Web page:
Background: Healthy, well-structured mucosa may clinically disguise atrophic jawbone in preimplant diagnosis.
Purpose: To analyze bone width in relation to the complete ridge thickness comparing the anterior with the posterior edentulous maxilla.
Materials and methods: Data of 52 patients (mean age 62 ± 9 years) who were edentulous for at least 1 year and who received implant treatment were analyzed. Computed tomography (CT) scans were obtained and virtually analyzed in perpendicular sections of 12 maxillary positions (central and lateral incisors, canines, premolars, and first molars) using an implant planning software. Absolute thickness of complete jaw, bone, and mucosa were digitally measured at crestal and basal ridge levels allowing for relative bone width (B-rel) calculation.
Results: Mean B-rel at crestal levels was lower than at basal levels (38.6% vs 51.5%, p < .001). Bone width increased significantly (p < .001) in the posterior maxilla at both levels, whereas the thickness of palatal and buccal mucosa was considerably stable. Mean basal B-rel ranged from 49% (6.2 ± 2.0 mm) at incisors to 59% (9.0 ± 2.3 mm) at first molars (p < .001). Mean proportion of regions showing B-rel < 50% were 43% at basal and 80% at crestal levels.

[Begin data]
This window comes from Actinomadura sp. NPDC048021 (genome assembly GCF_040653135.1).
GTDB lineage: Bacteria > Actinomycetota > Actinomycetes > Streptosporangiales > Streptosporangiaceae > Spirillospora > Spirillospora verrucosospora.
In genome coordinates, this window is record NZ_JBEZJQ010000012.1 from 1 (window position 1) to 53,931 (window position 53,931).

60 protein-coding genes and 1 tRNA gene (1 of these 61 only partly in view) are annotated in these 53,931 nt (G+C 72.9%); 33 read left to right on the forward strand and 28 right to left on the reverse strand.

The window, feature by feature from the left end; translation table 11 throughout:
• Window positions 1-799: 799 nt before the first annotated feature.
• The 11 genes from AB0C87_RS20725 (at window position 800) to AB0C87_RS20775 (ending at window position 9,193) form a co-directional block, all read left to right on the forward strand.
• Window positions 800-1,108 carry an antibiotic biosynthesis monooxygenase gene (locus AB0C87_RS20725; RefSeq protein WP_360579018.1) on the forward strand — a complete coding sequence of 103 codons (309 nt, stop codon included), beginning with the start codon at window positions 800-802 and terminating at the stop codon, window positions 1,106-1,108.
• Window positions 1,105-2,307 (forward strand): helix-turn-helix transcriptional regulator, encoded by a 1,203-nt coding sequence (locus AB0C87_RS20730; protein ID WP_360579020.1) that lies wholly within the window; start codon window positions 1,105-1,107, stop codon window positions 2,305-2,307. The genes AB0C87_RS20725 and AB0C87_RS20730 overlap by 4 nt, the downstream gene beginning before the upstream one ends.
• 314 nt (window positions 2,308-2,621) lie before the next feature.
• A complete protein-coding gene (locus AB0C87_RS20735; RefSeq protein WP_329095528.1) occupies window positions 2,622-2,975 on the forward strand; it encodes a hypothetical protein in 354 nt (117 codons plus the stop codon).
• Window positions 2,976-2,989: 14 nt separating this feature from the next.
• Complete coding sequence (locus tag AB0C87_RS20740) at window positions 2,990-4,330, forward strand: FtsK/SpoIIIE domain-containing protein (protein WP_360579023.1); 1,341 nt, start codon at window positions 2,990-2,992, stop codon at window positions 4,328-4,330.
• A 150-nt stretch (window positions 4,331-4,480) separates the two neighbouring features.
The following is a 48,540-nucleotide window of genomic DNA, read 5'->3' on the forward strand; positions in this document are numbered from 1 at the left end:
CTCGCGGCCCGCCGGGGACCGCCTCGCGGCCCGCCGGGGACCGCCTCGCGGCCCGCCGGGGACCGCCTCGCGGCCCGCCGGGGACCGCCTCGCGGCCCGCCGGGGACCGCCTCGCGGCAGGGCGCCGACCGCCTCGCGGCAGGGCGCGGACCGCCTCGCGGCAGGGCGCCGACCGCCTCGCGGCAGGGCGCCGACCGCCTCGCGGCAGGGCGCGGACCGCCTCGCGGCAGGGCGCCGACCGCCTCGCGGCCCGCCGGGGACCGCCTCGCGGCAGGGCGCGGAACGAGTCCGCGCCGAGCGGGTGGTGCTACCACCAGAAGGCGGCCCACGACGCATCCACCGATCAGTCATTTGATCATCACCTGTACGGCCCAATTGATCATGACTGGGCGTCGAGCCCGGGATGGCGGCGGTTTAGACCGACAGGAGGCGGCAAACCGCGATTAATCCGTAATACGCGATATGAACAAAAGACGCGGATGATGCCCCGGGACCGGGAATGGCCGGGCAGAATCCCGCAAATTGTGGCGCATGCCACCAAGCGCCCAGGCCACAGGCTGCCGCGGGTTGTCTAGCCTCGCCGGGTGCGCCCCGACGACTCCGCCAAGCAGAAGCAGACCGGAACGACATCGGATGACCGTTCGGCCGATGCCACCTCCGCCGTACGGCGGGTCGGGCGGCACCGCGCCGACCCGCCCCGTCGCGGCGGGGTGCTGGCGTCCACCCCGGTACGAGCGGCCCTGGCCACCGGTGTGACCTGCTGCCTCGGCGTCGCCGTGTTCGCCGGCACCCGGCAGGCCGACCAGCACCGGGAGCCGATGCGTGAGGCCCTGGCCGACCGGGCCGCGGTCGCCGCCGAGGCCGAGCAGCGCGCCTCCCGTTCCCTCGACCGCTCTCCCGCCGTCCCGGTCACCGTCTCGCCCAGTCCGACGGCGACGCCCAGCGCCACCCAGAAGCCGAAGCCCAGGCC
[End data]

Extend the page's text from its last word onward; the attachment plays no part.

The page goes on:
Conclusions: The osseous volume of a large edentulous ridge might be clinically overestimated in preimplant diagnosis, as the relative bone width was generally lower than 50%. Clinicians can use the present results of the virtual bone and mucosa measurements to have a better first estimation of the osseous proportion depending on the maxillary area. However, up to date implant therapy for the edentulous maxilla requires CT-based prosthetically driven implant planning and preferably combination with guided implant placement by transferring planning information to a surgical template.
© 2012 Wiley Periodicals, Inc.